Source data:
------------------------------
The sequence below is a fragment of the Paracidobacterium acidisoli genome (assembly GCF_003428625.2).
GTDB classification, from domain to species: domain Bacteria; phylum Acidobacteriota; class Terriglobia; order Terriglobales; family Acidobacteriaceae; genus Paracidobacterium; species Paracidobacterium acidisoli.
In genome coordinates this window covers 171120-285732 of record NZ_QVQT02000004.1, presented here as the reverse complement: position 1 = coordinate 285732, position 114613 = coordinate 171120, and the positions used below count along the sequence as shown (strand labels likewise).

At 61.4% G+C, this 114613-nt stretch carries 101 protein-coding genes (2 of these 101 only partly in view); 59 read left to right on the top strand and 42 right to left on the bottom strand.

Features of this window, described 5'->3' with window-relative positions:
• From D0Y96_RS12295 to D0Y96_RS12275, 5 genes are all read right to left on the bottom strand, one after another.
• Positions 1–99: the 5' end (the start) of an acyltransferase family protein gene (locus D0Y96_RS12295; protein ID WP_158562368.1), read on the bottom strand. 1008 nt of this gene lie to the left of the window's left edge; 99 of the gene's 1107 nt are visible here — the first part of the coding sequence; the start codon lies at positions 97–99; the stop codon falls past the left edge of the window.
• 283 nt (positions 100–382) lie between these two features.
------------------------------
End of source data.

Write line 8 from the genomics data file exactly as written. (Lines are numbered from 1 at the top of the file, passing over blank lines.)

• 283 nt (positions 100–382) lie between these two features.